People also volunteer as a way of leaving a legacy. I’m not sure if they think of it in that way at the time. But the urge to help others and not get any benefit can be nurtured into a growing flame which turns into a legacy when the person is gone.

Then, there’s the church. A chance to leave behind something of eternal significance–not only through monetary contributions, but through volunteering and telling others about Christ. Eternal significance. Leading someone to Christ can change another person’s life forever. I’m not sure we realize that in all the hustle and bustle of our lives. Everything else I’ve mentioned today will eventually be forgotten, but having someone in heaven with you because you told them about Jesus is the best kind of legacy to leave.

I will never have a lot of money to give–to the church or to anywhere else. Buildings will not be named after me. I won’t be remembered because of the amount of money I gave. I am hopeful though that I will be remembered because of the words I share, because of my children, and because I took the time to tell someone about Jesus.

God’s blessings on all of you today!

Praying for Healing (Beyond Our Walls)

I looked at this morning’s devotion (Prayers Can Heal) and thought long and hard about what to say. I don’t want to diminish what happened to the author of this devotion. She healed faster than the doctors thought she would, and she believes, as do I, that it was due to the power of prayer.

God has the ability to heal while we are here on this earth. I believe that fully and firmly. James 5:14-16 says, “Is anyone among you sick? Let them call the elders of the church to pray over them and anoint them with oil in the name of the Lord. And the prayer offered in faith will make the sick person well; the Lord will raise them up. If they have sinned, they will be forgiven. Therefore confess your sins to each other and pray for each other so that you may be healed. The prayer of a righteous person is powerful and effective.”

The language in these verses is powerful, but it can also be misunderstood. What if a person isn’t healed? Did they not pray hard enough? Were the right kinds of prayers not offered? Were their sins not forgiven? Were the people praying not righteous enough?

I’ve pondered these questions. I’m sure you probably have as well. Because, you see, I have prayed for people who I considered to be people of faith, and they weren’t healed. God brought them home to be with Him. People who were dear to me and who were dear to friends of mine went to be with their Lord and Savior. Some were taken way too soon, and others were taken after they lived what we consider a long and normal life. They were prayed for though and weren’t healed. How does that work?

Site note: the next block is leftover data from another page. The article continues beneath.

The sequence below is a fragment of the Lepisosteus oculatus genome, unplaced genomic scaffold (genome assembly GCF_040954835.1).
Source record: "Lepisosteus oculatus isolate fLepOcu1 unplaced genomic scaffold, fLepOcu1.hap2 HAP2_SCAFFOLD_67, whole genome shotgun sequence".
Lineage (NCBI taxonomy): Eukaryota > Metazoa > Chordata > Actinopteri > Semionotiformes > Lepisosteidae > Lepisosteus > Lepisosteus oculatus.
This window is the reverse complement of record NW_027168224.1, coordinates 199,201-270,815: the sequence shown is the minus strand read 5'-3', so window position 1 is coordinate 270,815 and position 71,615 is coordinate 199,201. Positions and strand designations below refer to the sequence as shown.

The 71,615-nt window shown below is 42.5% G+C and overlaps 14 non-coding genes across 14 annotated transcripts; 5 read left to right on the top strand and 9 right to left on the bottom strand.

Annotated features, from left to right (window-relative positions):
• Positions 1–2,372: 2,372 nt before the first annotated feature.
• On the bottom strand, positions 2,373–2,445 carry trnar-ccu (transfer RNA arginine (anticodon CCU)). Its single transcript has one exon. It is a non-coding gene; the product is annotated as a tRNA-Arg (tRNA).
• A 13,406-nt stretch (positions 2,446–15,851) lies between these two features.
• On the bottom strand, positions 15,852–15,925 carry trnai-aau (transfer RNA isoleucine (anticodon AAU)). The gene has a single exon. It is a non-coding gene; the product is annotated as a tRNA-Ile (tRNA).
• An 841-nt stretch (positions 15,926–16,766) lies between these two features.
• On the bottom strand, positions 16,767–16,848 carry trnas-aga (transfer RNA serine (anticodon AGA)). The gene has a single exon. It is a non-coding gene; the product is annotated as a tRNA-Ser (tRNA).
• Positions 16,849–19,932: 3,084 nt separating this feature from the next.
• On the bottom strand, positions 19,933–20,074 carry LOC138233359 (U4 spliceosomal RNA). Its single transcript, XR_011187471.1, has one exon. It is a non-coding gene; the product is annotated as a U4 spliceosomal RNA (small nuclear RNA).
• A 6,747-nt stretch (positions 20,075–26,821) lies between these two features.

What about the people who still suffer here on this earth? The people who suffer from what we would call major diseases–like cancer, heart disease, or diabetes. Or the people who suffer from chronic conditions like Lyme Disease or Crohn’s Disease. Or the people who suffer from chronic pain. Or the people who are unable to have children. I could name hundreds of other things, but I think I’ve made my point. These people have all prayed for healing, but haven’t been healed. Why? Something else I don’t understand.

I think my heart aches mostly for the children and the young people at the beginning of their lives who have been afflicted with some illness. It aches for my husband who had to take medicine many years ago for his chronic condition which makes him more likely to get sick now as he is today. It aches for my friends whose spouses were taken way too early. It just aches, and I don’t understand.

I think the closest I can come to understanding (until I see Jesus myself) is thinking along these lines. God can heal all who are sick, but He chooses to heal some while they are still here and others when they go to be with Him in heaven. I know this is a hard answer especially for those of you who are missing someone. It’s a hard answer for me.

The one think I do know is that God wants us to pray for healing. He wants us to pray about everything. And He promises to walk with us through it all–the happiness and the sadness.

To finish this post, I want to quote the prayer the author of this morning’s devotion wrote. I think it represents what God wants from us as we pray.

“Dear God, thank you for each day you give us. Help us to learn to pray more often, show your love to someone each day and hug more often. Thank you for answering and hearing our prayers. In Jesus name, Amen.”

God’s blessings on all of you today!

 

The Prosperity Gospel vs. Trusting God (Beyond Our Walls)

We’re coming to the end of this devotion booklet. Counting today’s devotion (The Looming Summit), there are nine more devotions. I’ve learned a lot about my faith during the last thirty-one days and about this God I serve. I still have questions though. I’m sure I will have questions until the day I meet my Savior.